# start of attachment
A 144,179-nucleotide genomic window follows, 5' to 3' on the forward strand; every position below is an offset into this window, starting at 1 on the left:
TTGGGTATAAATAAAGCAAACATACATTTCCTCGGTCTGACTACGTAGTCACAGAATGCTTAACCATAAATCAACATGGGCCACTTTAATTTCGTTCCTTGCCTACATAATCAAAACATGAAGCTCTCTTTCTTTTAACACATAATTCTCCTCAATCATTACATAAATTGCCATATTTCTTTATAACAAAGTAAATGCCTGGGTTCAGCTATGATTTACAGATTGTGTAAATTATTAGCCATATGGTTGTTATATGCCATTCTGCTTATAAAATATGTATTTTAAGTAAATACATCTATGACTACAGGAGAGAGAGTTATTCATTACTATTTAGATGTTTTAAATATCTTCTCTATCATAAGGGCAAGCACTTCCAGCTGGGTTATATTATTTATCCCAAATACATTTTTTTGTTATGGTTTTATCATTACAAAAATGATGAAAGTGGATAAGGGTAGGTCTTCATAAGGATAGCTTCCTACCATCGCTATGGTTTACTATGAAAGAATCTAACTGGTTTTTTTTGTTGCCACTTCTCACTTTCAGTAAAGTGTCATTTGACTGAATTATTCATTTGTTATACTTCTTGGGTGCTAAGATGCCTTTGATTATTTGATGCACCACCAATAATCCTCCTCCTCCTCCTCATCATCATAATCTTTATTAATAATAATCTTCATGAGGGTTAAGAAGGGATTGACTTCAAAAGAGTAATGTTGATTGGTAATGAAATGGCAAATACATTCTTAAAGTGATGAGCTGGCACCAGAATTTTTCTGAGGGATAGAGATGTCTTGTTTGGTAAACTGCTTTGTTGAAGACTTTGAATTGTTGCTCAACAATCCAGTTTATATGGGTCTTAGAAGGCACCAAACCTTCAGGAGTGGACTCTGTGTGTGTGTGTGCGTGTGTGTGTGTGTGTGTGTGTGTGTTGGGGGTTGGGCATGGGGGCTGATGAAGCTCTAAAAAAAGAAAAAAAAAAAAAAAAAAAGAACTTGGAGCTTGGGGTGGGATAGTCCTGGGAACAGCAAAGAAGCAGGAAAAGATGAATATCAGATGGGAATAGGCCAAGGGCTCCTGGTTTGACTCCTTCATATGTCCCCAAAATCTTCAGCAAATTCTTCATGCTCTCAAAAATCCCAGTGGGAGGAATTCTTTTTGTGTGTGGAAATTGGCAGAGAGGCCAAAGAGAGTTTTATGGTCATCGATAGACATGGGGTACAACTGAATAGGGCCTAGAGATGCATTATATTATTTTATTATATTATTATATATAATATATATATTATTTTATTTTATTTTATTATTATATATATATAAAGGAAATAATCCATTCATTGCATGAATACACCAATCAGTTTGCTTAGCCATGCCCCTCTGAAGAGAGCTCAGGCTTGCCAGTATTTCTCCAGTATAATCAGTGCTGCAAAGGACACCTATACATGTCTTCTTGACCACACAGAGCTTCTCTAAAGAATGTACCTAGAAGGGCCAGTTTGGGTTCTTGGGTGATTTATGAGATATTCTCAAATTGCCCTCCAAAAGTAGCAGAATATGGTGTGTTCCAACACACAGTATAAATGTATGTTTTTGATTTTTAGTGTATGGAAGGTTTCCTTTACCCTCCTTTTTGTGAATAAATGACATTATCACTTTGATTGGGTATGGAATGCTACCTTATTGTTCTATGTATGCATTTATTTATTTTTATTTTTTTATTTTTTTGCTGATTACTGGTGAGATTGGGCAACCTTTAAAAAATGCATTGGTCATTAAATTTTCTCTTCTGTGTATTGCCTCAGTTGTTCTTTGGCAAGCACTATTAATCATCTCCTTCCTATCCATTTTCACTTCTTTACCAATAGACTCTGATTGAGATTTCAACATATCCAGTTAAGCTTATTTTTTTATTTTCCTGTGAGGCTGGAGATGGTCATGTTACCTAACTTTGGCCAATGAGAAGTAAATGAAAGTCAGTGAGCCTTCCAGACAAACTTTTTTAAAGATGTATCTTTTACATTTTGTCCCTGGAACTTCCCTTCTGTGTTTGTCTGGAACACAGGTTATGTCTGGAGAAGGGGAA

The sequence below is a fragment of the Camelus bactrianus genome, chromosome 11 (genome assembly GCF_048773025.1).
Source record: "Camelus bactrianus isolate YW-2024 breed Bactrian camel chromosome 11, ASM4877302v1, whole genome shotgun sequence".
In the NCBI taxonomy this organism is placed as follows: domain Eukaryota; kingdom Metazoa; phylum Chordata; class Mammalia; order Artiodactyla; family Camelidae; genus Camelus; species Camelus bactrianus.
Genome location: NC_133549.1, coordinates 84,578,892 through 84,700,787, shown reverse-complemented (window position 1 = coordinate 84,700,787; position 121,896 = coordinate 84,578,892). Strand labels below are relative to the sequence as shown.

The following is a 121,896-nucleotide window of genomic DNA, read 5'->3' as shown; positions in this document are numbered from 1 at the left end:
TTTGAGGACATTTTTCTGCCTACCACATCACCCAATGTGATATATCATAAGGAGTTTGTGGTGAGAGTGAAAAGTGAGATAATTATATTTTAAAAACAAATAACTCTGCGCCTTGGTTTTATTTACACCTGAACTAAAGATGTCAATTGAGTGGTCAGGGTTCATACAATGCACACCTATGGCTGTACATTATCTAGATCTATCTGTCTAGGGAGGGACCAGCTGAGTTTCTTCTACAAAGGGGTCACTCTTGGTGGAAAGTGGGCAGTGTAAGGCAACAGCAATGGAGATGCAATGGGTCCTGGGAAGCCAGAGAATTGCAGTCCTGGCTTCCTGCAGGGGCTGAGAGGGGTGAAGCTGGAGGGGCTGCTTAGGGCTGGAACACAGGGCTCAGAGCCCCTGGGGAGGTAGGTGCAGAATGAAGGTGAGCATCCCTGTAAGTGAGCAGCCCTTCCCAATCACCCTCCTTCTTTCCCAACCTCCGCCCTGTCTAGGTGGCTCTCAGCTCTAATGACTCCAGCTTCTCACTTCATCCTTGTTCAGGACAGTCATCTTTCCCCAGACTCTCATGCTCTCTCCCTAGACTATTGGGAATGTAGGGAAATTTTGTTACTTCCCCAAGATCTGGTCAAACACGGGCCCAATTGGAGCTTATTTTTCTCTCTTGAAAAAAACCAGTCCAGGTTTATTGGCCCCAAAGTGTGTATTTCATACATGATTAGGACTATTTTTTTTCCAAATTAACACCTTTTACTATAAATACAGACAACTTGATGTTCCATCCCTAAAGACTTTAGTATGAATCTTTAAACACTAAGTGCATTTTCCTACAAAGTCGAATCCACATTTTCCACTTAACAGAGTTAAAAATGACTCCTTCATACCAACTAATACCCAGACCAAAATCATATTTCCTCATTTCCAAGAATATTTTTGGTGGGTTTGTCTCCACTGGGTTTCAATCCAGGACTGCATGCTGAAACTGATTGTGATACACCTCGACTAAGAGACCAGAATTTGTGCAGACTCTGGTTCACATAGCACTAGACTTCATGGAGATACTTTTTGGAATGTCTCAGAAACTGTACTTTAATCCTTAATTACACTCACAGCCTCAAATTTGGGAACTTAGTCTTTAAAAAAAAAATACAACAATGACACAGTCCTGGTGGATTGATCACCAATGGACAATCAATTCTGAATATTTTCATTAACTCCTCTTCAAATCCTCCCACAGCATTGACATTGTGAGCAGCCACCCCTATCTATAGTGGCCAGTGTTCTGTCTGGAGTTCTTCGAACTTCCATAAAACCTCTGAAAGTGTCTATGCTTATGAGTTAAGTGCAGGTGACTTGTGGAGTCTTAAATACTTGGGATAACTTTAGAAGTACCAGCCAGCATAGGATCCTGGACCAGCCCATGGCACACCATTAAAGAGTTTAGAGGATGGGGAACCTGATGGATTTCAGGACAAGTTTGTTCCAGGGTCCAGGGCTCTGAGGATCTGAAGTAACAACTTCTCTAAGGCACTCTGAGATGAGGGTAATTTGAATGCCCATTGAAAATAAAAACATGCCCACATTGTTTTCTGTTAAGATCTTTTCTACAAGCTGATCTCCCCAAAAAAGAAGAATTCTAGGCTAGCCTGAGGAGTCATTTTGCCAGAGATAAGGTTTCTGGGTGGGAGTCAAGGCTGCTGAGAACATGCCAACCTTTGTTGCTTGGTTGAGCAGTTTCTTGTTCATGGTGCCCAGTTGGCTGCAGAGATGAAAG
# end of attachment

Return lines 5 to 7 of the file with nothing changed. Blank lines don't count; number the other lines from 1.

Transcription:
In the NCBI taxonomy this organism is placed as follows: domain Eukaryota; kingdom Metazoa; phylum Chordata; class Mammalia; order Artiodactyla; family Camelidae; genus Camelus; species Camelus bactrianus.
Genome location: NC_133549.1, coordinates 84,578,892 through 84,700,787, shown reverse-complemented (window position 1 = coordinate 84,700,787; position 121,896 = coordinate 84,578,892). Strand labels below are relative to the sequence as shown.

The following is a 121,896-nucleotide window of genomic DNA, read 5'->3' as shown; positions in this document are numbered from 1 at the left end: